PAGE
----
But, in all of the excitement about some pretty new hardware and amazing potential, let’s keep our feet on the ground here. There’s much still to learn. Perhaps too much. What Microsoft unveiled tonight is akin to a new hybrid restaurant. That new restaurant presumes to offer a fine dining experience, complete with a menu that doesn’t list the prices. But, instead that menu is filled with gorgeous pictures that whet our appetites in that good old any town American chain restaurant kind of way. We can imagine what things will taste like from the pictures and what the tab will eventually be, but in the end the proof and the value will be discerned when we can actually sink our teeth into the chow. At the moment you can say I’m intrigued, hopeful, but definitely in a wait and see mode.

 

 

 

 

 

 

  

Comments

  1. ChrisRS says

    I thioght that Win 8 x86 was supposed to release a few months before Win 8 RT. The timing seems of Surface RT befor WSurface x86 seems odd.

  2. AP says

    I will easily pay $1000 for it. If you add everything you get to an ipad you will come close to $1000 not counting you have a full windows OS and native inking capability. I can see it will be popular in business setting and also with students if priced right.

  3. Somename says

    This is very close to what I’ve asked them to do for some years now, and the tech will probably have mostly caught up to the vision by around the end of the year. Part of the delay is of course due to Intel deliberately delaying the release of new tech for many years now due to the extreme and increasing costs of each new set of improvements.

    I’ve seen two weights, 1.5 and 1.8 pounds. There seems to be no solid information out about battery life. The lighter the better since these weights and the large dimensions of a small-bevel 10.5″-screened version verge on yielding a device which can be worn on the body most of the time, which is in fact the whole point. As such, it would a nice step to supply a magnet-attached Bluetooth earpiece in an accessible location so as to obviate carrying a cellphone. And battery life becomes truly critical due to the always-there nature of the beast — I think we’ll need something other than an LCD to really make this happen, but lets see how they do with battery life on this iteration.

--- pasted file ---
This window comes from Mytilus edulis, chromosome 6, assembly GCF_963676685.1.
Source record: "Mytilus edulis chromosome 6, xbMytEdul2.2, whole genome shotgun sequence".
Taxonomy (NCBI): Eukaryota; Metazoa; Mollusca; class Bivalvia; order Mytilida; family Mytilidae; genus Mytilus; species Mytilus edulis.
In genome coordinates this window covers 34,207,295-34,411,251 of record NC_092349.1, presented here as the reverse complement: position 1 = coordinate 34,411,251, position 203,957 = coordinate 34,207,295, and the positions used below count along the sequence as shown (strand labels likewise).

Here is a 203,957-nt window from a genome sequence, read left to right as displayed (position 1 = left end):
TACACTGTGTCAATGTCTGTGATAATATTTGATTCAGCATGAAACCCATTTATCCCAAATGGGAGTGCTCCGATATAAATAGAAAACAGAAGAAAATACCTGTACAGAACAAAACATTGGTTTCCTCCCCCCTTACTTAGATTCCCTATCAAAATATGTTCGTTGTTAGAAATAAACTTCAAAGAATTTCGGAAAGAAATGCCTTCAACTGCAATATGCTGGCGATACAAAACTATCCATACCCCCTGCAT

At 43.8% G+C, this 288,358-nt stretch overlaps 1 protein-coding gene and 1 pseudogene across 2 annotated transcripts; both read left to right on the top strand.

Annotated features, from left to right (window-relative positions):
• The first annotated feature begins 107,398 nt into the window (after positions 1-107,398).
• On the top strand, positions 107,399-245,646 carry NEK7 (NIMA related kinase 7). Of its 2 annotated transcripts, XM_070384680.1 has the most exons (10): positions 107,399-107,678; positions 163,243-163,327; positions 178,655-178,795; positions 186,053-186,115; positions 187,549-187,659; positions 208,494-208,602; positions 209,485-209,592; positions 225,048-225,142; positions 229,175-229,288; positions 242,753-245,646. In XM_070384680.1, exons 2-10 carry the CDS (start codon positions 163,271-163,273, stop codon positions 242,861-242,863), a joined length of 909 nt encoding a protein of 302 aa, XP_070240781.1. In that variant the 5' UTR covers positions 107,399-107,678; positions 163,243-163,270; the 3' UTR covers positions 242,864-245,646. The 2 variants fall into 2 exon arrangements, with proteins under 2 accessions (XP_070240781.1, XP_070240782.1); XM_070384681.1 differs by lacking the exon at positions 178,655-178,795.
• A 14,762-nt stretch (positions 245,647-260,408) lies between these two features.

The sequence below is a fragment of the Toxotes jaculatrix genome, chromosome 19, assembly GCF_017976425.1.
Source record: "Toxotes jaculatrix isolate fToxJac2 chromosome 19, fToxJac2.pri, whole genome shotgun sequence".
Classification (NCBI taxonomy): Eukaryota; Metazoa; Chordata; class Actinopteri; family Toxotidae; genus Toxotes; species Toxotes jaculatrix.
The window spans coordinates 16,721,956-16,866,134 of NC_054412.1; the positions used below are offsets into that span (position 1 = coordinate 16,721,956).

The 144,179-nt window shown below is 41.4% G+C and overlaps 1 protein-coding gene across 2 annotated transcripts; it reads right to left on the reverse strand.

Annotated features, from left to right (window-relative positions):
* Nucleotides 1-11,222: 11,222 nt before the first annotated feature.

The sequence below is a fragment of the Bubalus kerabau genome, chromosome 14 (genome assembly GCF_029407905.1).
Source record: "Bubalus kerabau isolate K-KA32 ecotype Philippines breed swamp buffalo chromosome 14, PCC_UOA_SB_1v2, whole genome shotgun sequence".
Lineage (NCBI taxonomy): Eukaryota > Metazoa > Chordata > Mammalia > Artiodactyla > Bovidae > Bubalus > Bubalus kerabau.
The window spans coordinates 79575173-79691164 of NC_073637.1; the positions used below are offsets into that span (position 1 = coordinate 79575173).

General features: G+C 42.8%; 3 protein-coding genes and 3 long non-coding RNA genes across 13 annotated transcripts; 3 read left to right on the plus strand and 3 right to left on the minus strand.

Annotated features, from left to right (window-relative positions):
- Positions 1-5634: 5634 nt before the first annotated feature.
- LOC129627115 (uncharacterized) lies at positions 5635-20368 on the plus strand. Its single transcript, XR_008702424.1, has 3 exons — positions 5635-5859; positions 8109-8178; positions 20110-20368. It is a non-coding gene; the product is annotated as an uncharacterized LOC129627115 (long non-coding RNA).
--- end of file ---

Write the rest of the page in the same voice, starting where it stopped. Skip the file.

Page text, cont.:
Yay, Microsoft, at long last!

  4. Perry says

    I’m on board with the Surface, maybe to get both of them, we’ll see. It all depends on what the OEMs do. Certainly Microsoft has set the bar fairly high here (at least, I think so based on the one look at the Surface) and there are a couple of ways Microsoft can win here. If the OEMs step up and offer competitive, compelling devices, Microsoft will sell a lot of copies of Windows 8. If not, Microsoft will sell a lot of Surface devices. The only way this fails is if Windows 8 itself becomes a huge failure and if that happens Microsoft has much bigger problems than just a failed hardware device.

    The OEMs now see what they need to do to compete against the likes of iPad and now so does Google and the Android device makers. For various reasons, up until now the Android tablets have not faired well against iPad. I think it was clear to Microsoft that more “me too” tablets that look just like the Android ones but are running Windows 8 instead wouldn’t do that much better. I do think they would do somewhat better as Windows 8 is far more compelling than Android, but it’s not enough to really win.

    I’ve been thinking from the beginning that I’d like both a Windows RT device and a full Windows 8 tablet, ideally from the same vendor so that they can share accessories. So far the Surface devices fit that need pretty well.

    The one glaring omission, I think, is the lack of 3G/4G cellular data. It could be that Microsoft simply hasn’t completed any agreements with the cell phone companies and will announce something as the devices get closer to market. Or perhaps they wanted to leave an avenue open for the OEMs to compete. Personally, I’m hoping for the former and I really would like integrated cellular data. And yes, I know I can use the USB port in either device to add a cell modem or tether my phone, but neither of those solutions is as elegant as built-in data.